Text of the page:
New Rose Rosette Disease Resource

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The research collaboration focusing on rose rosette disease (RRD) announced a new resource to aid in the early detection of the disease. The two-page educational piece, titled ‘Early Detection of Rose Rosette Disease,’ contains pictures and descriptions to help any rose enthusiast, from production to a home owner, identify the disease in the early stages. Photographs of other symptoms that may be confused with RRD are also included.

Photo: Dolly Parton hybrid tea rose disfigured by rose rosettee. Credit: Jennifer Olson, Oklahoma State University, Bugwood.org

Our understanding of RRD has improved greatly over the past five years, thanks in large part to the efforts of this research team, led by Dr. David Byrne, Texas A&M. The team received a multimillion-dollar grant through the USDA National Institute of Food and Agriculture (NIFA’s) Specialty Crop Research Initiative (SCRI) grant program that began in 2014 and will conclude August 2019.

Outreach has been a major effort of the group. They aim to reach a wide audience from professionals within environmental horticulture (breeders, production, landscape managers, retailers, marketers) as well as master gardeners and rosarians. A citizen science effort has been established on the group’s web site to gain information on the distribution of RRD & offer training. Anyone can report an RRD sighting and view an up-to-date distribution map.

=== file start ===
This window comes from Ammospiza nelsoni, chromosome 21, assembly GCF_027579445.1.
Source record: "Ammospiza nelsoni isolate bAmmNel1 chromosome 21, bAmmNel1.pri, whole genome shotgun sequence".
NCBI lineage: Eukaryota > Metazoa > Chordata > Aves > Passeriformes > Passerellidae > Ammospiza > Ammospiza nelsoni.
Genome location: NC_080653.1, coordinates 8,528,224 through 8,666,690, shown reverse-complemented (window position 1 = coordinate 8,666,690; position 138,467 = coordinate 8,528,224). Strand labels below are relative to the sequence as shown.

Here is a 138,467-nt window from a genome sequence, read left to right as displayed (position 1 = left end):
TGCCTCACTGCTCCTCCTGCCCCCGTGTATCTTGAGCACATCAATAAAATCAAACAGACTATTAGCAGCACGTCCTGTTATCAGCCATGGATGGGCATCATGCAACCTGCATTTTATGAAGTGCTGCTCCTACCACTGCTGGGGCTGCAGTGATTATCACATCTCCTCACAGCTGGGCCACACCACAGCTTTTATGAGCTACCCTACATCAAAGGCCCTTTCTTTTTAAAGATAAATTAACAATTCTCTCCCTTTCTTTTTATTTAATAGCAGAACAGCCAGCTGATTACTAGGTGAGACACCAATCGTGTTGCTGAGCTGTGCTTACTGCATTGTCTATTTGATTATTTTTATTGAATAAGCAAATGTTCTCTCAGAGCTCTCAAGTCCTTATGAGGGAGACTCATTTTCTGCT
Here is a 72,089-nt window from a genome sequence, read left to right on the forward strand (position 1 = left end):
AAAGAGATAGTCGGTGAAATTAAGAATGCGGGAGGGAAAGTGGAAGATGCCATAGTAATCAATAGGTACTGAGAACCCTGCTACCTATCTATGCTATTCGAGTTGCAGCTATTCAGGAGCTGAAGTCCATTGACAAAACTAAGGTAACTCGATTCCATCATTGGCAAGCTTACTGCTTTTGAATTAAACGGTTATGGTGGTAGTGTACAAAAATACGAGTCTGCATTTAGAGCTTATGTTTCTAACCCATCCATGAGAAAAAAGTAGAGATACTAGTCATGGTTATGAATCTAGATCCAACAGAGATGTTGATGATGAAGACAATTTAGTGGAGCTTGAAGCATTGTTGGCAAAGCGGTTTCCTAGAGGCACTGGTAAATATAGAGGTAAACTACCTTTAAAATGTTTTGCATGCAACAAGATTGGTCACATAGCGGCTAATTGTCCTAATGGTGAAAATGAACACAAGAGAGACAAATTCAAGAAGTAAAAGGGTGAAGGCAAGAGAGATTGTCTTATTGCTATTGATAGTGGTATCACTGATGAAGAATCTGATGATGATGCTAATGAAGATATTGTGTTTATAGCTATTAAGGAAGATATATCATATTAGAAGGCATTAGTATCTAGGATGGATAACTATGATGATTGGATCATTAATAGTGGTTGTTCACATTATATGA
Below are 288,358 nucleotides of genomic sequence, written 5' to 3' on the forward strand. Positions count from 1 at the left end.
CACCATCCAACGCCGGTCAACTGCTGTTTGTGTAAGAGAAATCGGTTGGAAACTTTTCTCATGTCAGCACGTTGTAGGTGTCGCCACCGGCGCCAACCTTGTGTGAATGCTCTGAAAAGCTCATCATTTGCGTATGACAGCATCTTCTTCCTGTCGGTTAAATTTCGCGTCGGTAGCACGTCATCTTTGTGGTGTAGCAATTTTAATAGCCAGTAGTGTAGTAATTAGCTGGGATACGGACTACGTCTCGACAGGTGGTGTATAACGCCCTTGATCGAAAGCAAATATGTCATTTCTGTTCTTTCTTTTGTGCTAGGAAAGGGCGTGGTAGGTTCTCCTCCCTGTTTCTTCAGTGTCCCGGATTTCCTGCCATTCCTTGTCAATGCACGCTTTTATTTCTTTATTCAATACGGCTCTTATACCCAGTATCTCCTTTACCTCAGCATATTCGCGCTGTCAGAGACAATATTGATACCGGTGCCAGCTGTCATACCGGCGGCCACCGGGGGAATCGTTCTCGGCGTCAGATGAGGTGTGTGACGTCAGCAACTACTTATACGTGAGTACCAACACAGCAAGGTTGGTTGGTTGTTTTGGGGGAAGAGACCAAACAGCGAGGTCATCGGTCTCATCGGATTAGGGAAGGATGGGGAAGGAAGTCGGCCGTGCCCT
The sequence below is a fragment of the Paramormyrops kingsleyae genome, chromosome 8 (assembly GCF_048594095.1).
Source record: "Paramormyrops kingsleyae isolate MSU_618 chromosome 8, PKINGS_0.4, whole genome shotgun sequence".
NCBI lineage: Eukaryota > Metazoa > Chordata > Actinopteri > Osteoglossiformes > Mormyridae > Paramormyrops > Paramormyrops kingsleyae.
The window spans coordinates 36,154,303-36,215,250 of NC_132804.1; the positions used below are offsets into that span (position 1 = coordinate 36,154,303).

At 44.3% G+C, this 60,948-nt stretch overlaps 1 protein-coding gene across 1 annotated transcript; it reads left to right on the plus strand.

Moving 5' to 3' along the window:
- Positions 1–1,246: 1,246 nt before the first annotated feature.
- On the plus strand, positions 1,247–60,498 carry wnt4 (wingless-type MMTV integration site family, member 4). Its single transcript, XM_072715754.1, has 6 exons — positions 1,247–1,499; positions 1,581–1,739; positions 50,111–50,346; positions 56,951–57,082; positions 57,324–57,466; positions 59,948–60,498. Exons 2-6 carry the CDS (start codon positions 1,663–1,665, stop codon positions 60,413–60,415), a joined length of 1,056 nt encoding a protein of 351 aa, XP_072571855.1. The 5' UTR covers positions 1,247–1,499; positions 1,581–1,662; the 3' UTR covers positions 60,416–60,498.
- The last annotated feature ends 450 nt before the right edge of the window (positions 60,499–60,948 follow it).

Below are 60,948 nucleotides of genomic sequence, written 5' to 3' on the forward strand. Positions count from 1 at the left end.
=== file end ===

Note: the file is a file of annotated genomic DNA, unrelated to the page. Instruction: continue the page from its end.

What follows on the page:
Diagnostics have greatly improved for detecting the virus. A recent test was even able to detect the rose rosette virus in plant material that wasn’t expressing any symptoms. The team hopes to eventually make this tool commercially available. Beyond that, suppression or elimination of the virus without having to destroy the infected plant is an ultimate goal. 

Mite monitoring has also improved, leading to a better understanding of their movement. Eriophyid mites are one method of disease transmission, and these particular mites are quite adept at moving long distances on air currents. This makes control more challenging. Miticide applications can control the mite, if applied correctly. This approach needs to be better optimized to improve success and reduce input costs. 

Breeding efforts continue as well. Resistance to RRD is uncommon, and a range of resistance among garden roses seems unlikely. The research team has identified many molecular markers that will help accelerate breeding.

AmericanHort and its foundation, the Horticultural Research Institute (HRI), supported funding of this research and continue to serve in an advisory capacity as the research effort continues. 

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